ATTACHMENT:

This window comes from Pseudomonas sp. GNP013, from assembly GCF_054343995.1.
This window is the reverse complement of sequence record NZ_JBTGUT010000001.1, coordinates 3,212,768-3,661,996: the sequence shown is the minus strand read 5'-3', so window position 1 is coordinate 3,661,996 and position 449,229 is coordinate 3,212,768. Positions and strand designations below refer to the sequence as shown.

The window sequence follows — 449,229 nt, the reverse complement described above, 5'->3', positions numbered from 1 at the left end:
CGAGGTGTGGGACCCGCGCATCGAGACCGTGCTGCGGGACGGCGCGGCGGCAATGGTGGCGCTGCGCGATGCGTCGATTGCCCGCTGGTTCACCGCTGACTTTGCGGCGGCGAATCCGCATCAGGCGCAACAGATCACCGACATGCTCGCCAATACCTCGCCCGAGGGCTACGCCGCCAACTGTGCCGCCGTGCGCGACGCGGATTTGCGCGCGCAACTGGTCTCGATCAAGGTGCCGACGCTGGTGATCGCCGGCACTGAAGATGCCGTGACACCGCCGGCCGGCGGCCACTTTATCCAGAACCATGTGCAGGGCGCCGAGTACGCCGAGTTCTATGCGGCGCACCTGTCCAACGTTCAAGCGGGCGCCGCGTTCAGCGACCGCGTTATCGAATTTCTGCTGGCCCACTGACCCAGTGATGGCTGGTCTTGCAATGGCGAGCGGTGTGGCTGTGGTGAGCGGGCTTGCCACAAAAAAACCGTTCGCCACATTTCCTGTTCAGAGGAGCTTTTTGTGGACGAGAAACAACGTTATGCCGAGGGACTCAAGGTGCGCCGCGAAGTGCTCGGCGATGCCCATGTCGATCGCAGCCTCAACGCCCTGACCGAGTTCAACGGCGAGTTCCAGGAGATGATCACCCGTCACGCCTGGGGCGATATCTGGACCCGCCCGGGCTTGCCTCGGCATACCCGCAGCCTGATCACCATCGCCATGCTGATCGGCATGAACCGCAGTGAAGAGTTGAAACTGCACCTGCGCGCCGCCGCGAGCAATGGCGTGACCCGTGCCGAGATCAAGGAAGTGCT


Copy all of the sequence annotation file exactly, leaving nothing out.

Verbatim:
This window comes from Pseudomonas sp. GNP013, from assembly GCF_054343995.1.
This window is the reverse complement of sequence record NZ_JBTGUT010000001.1, coordinates 3,212,768-3,661,996: the sequence shown is the minus strand read 5'-3', so window position 1 is coordinate 3,661,996 and position 449,229 is coordinate 3,212,768. Positions and strand designations below refer to the sequence as shown.

The window sequence follows — 449,229 nt, the reverse complement described above, 5'->3', positions numbered from 1 at the left end:
CGAGGTGTGGGACCCGCGCATCGAGACCGTGCTGCGGGACGGCGCGGCGGCAATGGTGGCGCTGCGCGATGCGTCGATTGCCCGCTGGTTCACCGCTGACTTTGCGGCGGCGAATCCGCATCAGGCGCAACAGATCACCGACATGCTCGCCAATACCTCGCCCGAGGGCTACGCCGCCAACTGTGCCGCCGTGCGCGACGCGGATTTGCGCGCGCAACTGGTCTCGATCAAGGTGCCGACGCTGGTGATCGCCGGCACTGAAGATGCCGTGACACCGCCGGCCGGCGGCCACTTTATCCAGAACCATGTGCAGGGCGCCGAGTACGCCGAGTTCTATGCGGCGCACCTGTCCAACGTTCAAGCGGGCGCCGCGTTCAGCGACCGCGTTATCGAATTTCTGCTGGCCCACTGACCCAGTGATGGCTGGTCTTGCAATGGCGAGCGGTGTGGCTGTGGTGAGCGGGCTTGCCACAAAAAAACCGTTCGCCACATTTCCTGTTCAGAGGAGCTTTTTGTGGACGAGAAACAACGTTATGCCGAGGGACTCAAGGTGCGCCGCGAAGTGCTCGGCGATGCCCATGTCGATCGCAGCCTCAACGCCCTGACCGAGTTCAACGGCGAGTTCCAGGAGATGATCACCCGTCACGCCTGGGGCGATATCTGGACCCGCCCGGGCTTGCCTCGGCATACCCGCAGCCTGATCACCATCGCCATGCTGATCGGCATGAACCGCAGTGAAGAGTTGAAACTGCACCTGCGCGCCGCCGCGAGCAATGGCGTGACCCGTGCCGAGATCAAGGAAGTGCT